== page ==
Failing Hard – The Biggest Corporate Bankruptcies In History

lehman-brothers-sign-gi-topOver the years, some big companies have grown and improved, while others have declared bankruptcy and even closed their doors. With the global economic crisis of the last few years, several huge companies have ended up in bankruptcy. In fact, of the 22 largest bankruptcies in history, eight occurred within the last three years. Some of the companies have survived and are still in business, but others no longer exist. There are many reasons why these companies declared bankruptcy, ranging from overambition expansion to criminal CEOs. What is interesting when one looks at the biggest bankruptcies is that the range of industries is very narrow. Most of the companies are from energy, finance, and auto manufacturing.

One of the most famous bankruptcies was Chrysler. In 2009, the automaker was ordered into bankruptcy by the President of the United States. Control of the company was turned over to the United Automobile Workers and both the U.S. government and Fiat remained minority stockholders. By 2011, Chrysler was once again profitable.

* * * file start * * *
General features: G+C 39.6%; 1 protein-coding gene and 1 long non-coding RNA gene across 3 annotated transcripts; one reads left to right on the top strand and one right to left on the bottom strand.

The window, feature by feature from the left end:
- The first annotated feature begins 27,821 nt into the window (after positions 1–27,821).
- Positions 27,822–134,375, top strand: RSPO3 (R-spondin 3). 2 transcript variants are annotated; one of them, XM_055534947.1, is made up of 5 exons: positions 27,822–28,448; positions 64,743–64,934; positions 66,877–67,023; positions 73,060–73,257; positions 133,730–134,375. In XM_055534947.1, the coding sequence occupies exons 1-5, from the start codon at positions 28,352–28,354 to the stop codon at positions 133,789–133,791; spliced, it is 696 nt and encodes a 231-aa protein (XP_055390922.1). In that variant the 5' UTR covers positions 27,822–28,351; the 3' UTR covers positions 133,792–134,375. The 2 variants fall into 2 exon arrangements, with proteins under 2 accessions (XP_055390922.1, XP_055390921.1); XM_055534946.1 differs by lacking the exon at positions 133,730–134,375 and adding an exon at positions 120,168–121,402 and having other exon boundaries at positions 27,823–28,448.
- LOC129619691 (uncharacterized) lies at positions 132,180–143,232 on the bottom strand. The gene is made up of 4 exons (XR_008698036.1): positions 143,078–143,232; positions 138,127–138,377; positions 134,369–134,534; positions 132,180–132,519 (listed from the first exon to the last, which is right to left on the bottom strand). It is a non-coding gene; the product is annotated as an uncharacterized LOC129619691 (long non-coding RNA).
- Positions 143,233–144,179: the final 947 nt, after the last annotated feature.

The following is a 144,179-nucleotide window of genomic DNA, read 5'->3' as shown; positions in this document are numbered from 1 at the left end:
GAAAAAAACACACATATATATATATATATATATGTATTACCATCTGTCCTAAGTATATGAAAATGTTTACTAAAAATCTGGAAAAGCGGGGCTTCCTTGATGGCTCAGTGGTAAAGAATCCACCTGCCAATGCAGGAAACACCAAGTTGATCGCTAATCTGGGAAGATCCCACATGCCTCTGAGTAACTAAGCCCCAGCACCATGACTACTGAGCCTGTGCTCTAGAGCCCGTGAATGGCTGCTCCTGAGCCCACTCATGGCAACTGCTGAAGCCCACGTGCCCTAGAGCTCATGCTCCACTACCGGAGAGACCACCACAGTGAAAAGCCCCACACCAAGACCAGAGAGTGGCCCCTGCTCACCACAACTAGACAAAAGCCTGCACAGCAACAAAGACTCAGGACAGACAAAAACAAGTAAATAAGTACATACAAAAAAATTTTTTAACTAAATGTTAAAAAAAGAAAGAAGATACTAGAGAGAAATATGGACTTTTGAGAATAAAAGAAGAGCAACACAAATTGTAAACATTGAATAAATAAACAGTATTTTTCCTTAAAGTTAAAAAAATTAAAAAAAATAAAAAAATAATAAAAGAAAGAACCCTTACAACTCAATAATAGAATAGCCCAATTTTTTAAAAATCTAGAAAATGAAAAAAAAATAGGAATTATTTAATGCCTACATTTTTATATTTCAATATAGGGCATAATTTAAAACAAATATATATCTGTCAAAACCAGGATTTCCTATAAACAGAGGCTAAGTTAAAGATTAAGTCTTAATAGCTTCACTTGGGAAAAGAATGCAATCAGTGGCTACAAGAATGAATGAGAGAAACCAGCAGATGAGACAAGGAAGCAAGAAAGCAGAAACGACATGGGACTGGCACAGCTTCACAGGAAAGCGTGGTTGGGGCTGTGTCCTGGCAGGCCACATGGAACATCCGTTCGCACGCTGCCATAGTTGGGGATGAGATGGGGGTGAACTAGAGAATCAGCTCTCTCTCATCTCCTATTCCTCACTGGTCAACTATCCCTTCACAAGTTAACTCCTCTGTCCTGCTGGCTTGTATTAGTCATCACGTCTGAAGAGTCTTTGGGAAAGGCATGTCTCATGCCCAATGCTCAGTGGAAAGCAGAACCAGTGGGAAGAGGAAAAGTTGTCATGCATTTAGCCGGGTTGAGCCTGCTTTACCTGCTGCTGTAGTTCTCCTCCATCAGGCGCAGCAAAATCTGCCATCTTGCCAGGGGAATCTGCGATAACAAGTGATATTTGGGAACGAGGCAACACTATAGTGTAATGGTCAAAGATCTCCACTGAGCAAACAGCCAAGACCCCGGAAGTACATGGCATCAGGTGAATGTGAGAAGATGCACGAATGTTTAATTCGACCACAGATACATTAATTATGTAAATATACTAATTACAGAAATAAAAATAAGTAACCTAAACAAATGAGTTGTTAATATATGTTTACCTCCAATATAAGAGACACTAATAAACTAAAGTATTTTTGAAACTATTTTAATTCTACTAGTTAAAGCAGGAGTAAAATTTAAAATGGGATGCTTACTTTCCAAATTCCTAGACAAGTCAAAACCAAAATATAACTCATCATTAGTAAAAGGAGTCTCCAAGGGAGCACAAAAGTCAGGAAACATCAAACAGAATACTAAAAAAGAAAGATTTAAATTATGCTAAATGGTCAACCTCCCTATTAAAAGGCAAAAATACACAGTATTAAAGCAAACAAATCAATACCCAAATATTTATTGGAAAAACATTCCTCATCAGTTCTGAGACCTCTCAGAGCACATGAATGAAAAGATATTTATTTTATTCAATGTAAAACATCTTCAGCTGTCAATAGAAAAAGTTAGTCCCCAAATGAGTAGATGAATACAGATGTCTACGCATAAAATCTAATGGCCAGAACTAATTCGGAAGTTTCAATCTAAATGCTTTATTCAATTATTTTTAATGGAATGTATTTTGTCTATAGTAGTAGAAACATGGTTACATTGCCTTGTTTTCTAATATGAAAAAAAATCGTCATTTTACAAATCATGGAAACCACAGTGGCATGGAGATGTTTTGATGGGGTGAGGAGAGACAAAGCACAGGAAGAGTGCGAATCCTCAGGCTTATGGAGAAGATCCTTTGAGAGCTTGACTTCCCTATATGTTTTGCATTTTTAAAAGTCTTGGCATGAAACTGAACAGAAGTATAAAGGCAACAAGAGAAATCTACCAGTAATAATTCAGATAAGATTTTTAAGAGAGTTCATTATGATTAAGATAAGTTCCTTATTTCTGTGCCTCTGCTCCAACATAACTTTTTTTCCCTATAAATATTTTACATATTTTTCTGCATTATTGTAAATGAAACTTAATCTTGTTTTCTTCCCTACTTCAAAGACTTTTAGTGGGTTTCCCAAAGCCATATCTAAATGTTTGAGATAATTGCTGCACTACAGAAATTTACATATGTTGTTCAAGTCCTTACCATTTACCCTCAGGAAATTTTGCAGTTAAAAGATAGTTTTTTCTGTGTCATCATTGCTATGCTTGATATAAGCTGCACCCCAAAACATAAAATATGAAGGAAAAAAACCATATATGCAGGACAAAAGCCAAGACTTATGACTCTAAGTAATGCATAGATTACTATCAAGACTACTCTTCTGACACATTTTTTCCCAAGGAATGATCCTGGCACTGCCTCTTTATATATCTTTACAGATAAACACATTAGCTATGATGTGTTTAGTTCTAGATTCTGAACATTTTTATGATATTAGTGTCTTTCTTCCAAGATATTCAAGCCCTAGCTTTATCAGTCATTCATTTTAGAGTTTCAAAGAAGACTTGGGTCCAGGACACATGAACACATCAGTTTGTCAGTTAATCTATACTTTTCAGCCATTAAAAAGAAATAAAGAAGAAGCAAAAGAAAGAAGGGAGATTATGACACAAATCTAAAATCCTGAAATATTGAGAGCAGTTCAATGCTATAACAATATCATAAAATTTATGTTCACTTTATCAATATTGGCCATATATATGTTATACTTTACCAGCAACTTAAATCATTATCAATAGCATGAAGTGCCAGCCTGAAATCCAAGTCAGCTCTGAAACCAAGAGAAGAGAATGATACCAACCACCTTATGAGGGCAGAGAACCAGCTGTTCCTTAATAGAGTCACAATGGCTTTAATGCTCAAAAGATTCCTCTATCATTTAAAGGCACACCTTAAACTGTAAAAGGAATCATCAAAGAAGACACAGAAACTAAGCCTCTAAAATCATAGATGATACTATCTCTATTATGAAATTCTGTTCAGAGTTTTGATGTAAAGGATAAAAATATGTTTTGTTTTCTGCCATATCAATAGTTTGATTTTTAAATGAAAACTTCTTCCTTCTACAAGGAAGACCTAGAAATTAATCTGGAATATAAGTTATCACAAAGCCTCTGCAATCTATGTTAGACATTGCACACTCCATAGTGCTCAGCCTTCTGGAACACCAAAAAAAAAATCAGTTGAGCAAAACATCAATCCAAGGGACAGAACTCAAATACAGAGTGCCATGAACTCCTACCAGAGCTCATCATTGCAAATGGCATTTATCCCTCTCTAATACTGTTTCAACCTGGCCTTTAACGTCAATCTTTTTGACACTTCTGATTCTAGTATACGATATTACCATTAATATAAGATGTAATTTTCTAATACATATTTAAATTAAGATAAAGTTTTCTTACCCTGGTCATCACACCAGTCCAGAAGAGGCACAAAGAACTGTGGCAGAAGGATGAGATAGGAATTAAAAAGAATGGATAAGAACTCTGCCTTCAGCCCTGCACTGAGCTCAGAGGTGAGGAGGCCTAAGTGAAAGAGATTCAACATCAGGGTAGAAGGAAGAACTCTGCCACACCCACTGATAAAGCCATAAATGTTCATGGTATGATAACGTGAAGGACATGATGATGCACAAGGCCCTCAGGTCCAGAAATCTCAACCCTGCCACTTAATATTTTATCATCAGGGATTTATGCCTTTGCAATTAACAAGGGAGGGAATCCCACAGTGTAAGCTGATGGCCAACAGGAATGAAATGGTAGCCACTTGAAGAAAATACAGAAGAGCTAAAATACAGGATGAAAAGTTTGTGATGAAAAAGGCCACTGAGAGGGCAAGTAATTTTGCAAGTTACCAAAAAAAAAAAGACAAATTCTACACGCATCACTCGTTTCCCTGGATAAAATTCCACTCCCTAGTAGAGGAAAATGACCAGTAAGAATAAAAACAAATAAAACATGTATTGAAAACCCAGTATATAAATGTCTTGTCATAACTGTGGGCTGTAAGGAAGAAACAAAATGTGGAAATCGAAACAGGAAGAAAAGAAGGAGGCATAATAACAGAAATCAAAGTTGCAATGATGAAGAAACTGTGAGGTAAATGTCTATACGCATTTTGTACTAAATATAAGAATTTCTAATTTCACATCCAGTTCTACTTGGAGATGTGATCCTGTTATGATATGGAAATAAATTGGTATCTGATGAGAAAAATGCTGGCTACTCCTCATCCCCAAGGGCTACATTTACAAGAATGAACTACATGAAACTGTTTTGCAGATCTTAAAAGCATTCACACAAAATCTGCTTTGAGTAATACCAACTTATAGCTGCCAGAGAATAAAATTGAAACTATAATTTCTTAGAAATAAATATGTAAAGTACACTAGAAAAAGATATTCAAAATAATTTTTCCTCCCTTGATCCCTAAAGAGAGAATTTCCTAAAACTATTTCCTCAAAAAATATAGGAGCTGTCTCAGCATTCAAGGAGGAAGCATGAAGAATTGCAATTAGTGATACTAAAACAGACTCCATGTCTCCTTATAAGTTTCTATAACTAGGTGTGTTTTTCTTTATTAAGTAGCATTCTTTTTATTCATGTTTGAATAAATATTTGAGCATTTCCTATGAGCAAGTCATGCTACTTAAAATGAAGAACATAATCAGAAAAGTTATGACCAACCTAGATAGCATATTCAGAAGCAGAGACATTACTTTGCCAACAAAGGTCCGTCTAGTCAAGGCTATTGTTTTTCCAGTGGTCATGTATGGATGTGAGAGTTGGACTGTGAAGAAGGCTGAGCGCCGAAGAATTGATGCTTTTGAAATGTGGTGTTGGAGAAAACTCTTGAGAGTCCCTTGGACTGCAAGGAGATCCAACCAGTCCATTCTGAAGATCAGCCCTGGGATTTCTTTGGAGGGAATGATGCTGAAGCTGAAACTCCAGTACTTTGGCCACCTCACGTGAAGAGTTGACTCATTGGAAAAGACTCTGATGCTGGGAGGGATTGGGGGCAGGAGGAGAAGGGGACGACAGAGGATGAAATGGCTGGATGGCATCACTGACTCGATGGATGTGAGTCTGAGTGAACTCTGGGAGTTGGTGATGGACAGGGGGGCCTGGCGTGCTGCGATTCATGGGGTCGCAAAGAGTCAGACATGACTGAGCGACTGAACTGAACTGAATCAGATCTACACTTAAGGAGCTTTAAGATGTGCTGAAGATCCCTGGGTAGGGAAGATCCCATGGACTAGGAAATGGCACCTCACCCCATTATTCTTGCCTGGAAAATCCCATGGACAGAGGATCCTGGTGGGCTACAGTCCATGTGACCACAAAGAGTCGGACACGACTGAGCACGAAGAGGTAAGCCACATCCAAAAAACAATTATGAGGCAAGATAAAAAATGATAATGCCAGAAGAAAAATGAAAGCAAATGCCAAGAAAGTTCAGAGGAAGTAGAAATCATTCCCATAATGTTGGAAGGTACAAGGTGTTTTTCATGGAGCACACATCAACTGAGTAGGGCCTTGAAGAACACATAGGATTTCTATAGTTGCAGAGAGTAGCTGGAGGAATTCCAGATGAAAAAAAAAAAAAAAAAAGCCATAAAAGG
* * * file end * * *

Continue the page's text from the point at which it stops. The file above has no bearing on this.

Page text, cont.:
In later 2009, commercial lender CIT group filed Chapter 11 bankruptcy. They could not recover from an overreaching expansion. However, 38 days after filing bankruptcy, the Troubled Asset Relief Program (TARP) bailed them out.

In JulWorldCom, one of the largest telecommunication companies in the world was forced to declare bankruptcy when their CEO Bernie Ebbers was convicted of corporate fraud. The company was bought by Verizon in 2005.

When Lehman Brothers was forced to file for bankruptcy in September of 2008, it accelerated the financial meltdown that eventually resulted in a global economic crisis. The federal government decided not to help them and the company was eventually liquidated.

The demise of Lehman Brothers resulted in a failed financial institution domino effect that eventually saw the fall of Washington Mutual. The company was seized by regulators and it was bought by JPMorgan.

No matter how large a company is, it can still fail. Some recover while others close their doors. The bankruptcies of these large companies show the fragility of our economy.